As the myCSUNtablet initiative continues to grow, its impact on student learning is evaluated at regular intervals. We are especially interested in the degree to which the tablet encourages student achievement of course learning outcomes and its support of continuous learning.

Student achievement of learning outcomes and the impact of the tablet on courses are assessed in a variety of ways. Evidence of student learning across tablet and non-tablet sections are gathered using direct assessment methods. Faculty identify common learning outcomes across sections of varying modalities and evaluate student work using a shared rubric. In addition, there is rich indirect assessment of both students and faculty through vehicles such as group and peer interviews, surveys, and focus groups. We are especially interested in how student responses in indirect assessment correlate with what analytics tell us about device types used and time on task. Assessment of student learning works hand-in-hand with faculty development. Faculty are encouraged to convene periodically, either within or across departments, to share thoughts, breakthroughs, new apps, lessons learned, and student/learner outcomes.

Conducting micro-assessments

From assessments completed during 2013-2014, we found that ‘micro-assessments’ have been effective for illuminating whether, where, and how the tablet can be used effectively. The 2013-2014 myCSUNtablet Progress Report details some of the findings. Thus, micro-assessments, which focus on assignments, are a good vehicle for embedded direct assessment planning and were used by several tablet instructors in the Spring 2015 semester. Instructors are encouraged to continue to use micro-assessments to gather evidence about the impact of tablet use for enhancing student learning.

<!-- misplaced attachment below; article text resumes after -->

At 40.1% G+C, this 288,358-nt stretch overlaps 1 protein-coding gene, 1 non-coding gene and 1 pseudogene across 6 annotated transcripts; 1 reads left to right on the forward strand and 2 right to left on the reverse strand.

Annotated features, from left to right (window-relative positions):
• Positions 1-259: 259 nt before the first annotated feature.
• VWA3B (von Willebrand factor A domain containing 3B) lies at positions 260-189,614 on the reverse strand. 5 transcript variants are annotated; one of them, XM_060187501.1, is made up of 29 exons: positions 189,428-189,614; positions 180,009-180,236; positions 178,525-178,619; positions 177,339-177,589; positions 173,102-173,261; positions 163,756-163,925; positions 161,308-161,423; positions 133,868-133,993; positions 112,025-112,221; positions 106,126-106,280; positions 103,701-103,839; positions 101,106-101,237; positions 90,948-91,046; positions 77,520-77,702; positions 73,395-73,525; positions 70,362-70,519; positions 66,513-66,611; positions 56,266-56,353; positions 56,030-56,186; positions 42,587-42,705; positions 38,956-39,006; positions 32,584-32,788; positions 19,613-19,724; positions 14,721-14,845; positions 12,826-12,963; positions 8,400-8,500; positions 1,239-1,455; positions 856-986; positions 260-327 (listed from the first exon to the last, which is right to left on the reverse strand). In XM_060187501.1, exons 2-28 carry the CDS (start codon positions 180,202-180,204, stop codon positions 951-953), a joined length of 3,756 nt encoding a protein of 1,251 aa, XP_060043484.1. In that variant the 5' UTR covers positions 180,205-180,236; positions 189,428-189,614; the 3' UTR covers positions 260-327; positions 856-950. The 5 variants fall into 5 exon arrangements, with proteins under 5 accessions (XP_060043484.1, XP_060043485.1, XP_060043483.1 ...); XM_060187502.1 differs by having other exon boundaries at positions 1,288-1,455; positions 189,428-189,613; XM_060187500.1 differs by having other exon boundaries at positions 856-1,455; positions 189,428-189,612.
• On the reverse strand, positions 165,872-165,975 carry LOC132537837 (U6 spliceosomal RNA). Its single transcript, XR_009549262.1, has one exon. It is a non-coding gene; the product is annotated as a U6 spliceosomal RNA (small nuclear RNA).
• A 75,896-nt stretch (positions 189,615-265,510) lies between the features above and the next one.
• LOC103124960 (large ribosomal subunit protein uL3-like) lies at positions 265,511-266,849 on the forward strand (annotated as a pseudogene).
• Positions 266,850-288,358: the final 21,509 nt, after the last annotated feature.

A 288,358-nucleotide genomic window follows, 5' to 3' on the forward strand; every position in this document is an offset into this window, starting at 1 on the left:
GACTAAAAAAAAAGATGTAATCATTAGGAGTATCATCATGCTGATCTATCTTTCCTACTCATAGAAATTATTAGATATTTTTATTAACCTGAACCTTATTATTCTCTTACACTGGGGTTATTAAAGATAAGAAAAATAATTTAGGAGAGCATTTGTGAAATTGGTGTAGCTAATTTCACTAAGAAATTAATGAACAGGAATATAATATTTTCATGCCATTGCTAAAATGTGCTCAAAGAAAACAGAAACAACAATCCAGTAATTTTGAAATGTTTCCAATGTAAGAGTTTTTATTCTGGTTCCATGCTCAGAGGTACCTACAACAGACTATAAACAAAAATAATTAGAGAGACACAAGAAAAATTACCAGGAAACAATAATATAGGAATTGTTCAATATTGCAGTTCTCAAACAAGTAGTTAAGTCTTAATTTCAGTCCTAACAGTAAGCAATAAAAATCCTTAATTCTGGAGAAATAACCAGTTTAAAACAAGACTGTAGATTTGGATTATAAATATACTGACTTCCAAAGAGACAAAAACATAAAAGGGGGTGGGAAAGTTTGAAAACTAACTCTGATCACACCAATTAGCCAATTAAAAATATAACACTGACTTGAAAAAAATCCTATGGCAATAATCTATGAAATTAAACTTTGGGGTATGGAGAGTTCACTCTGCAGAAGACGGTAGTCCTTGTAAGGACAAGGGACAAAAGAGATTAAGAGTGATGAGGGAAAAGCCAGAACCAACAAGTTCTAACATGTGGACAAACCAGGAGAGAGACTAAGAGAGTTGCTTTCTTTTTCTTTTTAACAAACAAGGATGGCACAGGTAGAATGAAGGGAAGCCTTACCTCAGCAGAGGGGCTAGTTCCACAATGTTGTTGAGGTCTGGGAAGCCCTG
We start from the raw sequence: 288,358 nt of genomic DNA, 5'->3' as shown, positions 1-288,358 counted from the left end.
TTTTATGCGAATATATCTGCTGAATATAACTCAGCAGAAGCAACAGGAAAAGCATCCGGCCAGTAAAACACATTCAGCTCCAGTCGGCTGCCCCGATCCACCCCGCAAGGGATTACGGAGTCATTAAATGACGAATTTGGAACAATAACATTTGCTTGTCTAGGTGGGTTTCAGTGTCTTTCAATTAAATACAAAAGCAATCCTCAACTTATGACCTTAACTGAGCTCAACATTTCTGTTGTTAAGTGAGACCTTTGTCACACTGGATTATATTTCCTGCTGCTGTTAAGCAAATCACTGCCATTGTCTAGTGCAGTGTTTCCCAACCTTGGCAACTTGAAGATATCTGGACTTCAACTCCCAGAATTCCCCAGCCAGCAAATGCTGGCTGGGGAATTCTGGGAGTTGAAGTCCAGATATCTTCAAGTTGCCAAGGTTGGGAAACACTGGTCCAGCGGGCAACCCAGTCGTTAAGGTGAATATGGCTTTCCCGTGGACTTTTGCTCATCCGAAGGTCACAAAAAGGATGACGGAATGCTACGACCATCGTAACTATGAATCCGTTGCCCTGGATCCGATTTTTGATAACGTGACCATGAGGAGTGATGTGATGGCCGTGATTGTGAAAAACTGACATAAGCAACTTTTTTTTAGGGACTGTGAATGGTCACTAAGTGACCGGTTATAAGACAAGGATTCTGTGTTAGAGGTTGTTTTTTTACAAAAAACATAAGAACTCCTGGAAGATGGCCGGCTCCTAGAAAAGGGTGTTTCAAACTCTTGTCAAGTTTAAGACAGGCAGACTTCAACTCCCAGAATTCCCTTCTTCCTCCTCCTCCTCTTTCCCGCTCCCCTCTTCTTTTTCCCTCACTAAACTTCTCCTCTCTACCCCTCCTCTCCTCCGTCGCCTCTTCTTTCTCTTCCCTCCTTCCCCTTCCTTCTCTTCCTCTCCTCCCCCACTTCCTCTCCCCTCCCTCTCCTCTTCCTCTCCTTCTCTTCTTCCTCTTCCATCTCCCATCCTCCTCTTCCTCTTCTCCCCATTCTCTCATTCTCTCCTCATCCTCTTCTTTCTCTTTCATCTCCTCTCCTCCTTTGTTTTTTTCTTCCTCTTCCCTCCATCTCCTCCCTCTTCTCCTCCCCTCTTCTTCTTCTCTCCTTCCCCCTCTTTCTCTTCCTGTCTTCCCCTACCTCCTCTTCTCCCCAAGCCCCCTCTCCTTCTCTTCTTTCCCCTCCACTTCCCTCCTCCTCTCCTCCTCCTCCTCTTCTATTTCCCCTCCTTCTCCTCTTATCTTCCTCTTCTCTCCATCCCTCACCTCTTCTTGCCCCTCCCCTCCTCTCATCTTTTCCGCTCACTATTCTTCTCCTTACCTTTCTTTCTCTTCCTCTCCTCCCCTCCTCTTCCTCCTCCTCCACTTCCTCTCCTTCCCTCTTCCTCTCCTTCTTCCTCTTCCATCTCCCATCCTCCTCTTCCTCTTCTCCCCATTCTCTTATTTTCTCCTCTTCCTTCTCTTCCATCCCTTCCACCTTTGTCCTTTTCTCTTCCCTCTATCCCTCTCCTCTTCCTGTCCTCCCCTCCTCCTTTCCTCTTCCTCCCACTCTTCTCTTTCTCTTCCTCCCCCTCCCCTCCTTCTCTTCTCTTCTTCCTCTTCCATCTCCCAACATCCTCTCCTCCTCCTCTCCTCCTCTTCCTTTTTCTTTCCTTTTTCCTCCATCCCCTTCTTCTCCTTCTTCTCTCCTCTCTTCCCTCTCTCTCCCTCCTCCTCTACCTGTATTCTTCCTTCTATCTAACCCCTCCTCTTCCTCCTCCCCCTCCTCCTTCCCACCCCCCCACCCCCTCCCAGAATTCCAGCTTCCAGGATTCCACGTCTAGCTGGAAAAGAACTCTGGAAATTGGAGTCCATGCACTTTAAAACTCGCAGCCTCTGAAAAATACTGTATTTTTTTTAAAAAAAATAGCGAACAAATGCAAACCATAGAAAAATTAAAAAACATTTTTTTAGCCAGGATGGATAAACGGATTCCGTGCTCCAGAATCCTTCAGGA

There are a number of subsidiary questions which can help faculty frame their thinking on this subject:

  1. How do pedagogies using the iPad compare with traditional pedagogies for achieving your learning outcomes?
  2. What are the strengths and limitations of using the iPad for achieving learning outcomes?
  3. How has replacing traditional instruction with iPad instruction enhanced learning? From what difference in pedagogy has there been a resulting difference in skill or knowledge?
  4. How have you determined that the iPad offers opportunities for student learning which are equivalent/better/worse than traditional courses?
  5. What new functionality has been possible with the iPad which was not possible before? In what specific ways does use of the ipad help improve student achievement of course learning outcomes?
  6. What best practices are associated with effective iPad use? What do instructors of courses using the iPad do to be effective?

More information and questions

Visit the Office of Academic Assessment website for more information about academic assessment including important terms and definitions, disciplinary perspectives on assessment, and guidelines for developing Student Learning Outcomes.

Need further information? Please contact Bonnie Paller at